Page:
Tuesday, September 30, 2014

The Jesuit Guide to (Almost) Everything:

The Jesuit Guide to (Almost) Everything: A Spirituality for Real Life By: James Martin, SJ
Non-fiction: religion 406 pages
Book Count: 38

This book is about the spiritual practices of the Jesuits and of course St. Ignatius of Loyola who founded the Jesuits.  It includes information on: the six paths to God, the examen, imaginative prayer/contemplation, lectio divina, centering prayer, the colloquy, how the vows that Jesuits (and other religious orders) take can be useful in anyone's' life, decision making methods, and the contemplative in action.  Peppered throughout the book are also a lot of stories about the author's life, the lives of people that he knows, and  famous Jesuits including a lot of ones about the first members of the society of Jesus. These stories are used as a way of showing how the ideas that he is talking about work in real life, or to give an example of some idea that he is talking about.  And of course there are a number of jokes about the Jesuits like every other book by the author that I have read.

Friday, September 12, 2014

No mid-month books:

FYI: For those of you that know my schedule you will understand that I have not finished any books in the last fortnight so I will have no post until later in the month (hopefully!)

Tuesday, September 02, 2014

Death Comes to Town:

Death Comes to Town By: K. J. Emrick
Fiction: Mystery, e- book

First, I have to say, if you can talk with dead people, I would think you wouldn't have such a hard time solving murders.  But that is apparently not the case as the main character in this book series can talk to the dead and have visions of what happened to them, but still can not solve the case any faster then non-physic detectives.
Besides her surprisingly unhelpful abilities this story is a normal cozy mystery about a book seller whose friend/ neighbor and ex were killed, and who fears that they are the next on the killers list.  And so they decide to find the killer before they find her.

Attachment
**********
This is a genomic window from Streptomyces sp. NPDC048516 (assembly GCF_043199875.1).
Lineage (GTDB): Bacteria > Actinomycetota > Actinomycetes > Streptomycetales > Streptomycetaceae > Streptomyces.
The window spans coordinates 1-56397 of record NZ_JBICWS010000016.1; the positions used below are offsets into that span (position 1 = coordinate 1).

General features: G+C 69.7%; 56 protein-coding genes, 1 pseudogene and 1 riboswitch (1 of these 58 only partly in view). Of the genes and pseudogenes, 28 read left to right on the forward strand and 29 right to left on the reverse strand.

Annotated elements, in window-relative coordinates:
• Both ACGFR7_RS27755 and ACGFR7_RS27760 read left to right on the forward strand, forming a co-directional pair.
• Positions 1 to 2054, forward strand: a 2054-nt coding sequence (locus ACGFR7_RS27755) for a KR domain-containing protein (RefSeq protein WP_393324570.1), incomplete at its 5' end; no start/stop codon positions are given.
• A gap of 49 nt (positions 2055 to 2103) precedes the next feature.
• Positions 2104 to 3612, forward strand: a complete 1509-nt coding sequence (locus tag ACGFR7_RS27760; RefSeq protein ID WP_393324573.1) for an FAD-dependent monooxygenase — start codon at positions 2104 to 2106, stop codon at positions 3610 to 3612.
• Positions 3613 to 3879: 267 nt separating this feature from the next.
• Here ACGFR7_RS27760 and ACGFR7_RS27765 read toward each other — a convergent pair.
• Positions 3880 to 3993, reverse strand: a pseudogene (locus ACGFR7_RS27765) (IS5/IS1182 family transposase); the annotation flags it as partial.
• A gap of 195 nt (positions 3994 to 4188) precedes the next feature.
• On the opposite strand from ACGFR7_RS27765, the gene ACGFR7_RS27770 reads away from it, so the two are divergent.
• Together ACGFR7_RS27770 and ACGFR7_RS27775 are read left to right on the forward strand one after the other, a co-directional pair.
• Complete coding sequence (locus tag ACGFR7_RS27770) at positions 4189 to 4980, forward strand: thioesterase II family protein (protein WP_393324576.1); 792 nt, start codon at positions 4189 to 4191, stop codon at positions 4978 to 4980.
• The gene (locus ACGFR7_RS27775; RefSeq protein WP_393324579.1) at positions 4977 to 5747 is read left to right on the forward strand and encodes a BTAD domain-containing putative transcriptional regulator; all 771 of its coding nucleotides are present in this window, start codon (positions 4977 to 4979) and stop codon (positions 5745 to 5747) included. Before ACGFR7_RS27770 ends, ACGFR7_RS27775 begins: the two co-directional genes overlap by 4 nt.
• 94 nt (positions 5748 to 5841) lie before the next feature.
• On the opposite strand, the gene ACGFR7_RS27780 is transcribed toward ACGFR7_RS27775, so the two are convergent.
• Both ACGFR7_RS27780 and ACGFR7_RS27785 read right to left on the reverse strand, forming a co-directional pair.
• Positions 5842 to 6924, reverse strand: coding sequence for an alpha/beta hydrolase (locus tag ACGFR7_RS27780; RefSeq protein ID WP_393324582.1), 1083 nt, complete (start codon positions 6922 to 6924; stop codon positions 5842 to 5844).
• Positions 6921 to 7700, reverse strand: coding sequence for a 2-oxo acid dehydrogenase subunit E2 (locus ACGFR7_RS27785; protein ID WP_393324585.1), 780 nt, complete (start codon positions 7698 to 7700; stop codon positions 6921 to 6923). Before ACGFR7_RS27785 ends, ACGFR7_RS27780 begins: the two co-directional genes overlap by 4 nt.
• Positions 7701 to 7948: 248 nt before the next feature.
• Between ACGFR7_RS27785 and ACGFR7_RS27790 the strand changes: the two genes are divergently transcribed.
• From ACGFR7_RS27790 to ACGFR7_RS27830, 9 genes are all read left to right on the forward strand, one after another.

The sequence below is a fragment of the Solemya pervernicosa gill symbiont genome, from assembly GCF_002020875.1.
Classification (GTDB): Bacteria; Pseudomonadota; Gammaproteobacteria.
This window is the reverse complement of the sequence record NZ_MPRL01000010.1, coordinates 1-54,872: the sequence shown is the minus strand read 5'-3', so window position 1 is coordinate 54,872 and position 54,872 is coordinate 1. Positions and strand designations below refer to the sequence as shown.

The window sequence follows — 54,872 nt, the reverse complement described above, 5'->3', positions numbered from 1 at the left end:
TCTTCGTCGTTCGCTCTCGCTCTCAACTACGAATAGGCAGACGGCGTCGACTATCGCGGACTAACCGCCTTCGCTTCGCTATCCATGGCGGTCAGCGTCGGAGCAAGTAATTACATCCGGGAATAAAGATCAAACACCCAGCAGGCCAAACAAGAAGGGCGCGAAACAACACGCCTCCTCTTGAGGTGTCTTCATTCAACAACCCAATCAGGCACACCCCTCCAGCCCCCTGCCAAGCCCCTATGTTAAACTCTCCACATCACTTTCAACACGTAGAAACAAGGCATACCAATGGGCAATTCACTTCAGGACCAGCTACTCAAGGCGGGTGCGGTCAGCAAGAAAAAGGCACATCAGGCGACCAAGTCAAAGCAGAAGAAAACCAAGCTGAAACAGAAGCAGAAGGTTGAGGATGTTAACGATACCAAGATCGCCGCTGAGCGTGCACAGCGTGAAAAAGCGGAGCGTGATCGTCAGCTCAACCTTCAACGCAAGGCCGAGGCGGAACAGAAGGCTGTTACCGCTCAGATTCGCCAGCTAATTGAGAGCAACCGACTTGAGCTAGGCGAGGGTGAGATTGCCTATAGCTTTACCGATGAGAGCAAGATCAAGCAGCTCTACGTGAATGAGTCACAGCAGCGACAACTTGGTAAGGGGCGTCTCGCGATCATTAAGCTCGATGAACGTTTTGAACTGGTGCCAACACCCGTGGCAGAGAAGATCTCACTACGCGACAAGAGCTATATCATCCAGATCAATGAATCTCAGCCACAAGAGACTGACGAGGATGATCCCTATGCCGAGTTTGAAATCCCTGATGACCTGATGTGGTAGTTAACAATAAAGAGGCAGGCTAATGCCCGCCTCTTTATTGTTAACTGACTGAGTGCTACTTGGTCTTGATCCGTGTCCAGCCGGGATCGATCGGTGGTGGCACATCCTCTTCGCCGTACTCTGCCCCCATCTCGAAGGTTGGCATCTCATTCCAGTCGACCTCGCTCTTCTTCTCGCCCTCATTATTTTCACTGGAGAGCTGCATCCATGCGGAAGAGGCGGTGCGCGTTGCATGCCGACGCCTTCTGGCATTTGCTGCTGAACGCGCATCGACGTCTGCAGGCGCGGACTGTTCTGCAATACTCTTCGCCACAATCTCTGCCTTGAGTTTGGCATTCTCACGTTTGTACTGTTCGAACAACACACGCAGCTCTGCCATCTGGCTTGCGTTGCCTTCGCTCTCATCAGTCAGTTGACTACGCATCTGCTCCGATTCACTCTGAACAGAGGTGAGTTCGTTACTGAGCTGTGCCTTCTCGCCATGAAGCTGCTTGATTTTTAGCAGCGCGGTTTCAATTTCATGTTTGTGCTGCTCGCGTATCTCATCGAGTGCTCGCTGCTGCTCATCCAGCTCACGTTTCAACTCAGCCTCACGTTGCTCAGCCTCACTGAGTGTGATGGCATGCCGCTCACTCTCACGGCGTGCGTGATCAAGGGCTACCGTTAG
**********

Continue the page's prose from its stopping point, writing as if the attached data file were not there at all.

Monday, September 01, 2014

Sleeping with the Enemy: Coco Chanel's Secret War:

Sleeping with the Enemy: Coco Chanel's Secret War By: Hal Vaughan
Non-fiction: Biography 222 pages
Book Count: 37

This book is a biography of Gabrielle "Coco" Chanel dealing largely with her life as it related to WWII, a time that many of her other biographies gloss over. Most do this as she actively tried to hide her activities during the war after it and because many of the files and information about that time were lost, destroyed or ended up in the USSR after the war.   It turns out that the famous French fashion designer was also a spy for the Nazis during WWII.  Although the book points out in many spots that she was an extreme anti-Semite, which they claim is do to her religious upbringing with no reason given why she would be more an anti-Semite  then others with similar upbringing, her spying had little to do with her thoughts on the Nazis as a whole.  She did try to use the laws of France when under the German control to get control of her perfume business back, but that was due to a bad business deal and not because of the religion of the owners.  Largely she was a spy in order to help out her friends and family during the war and because her current lover at the time was a top level German spy.  Besides seeing a part of the life of a famous person that you would never expect, this book does a good job of showing how interconnected many of the top people on both sides of the war were with each other.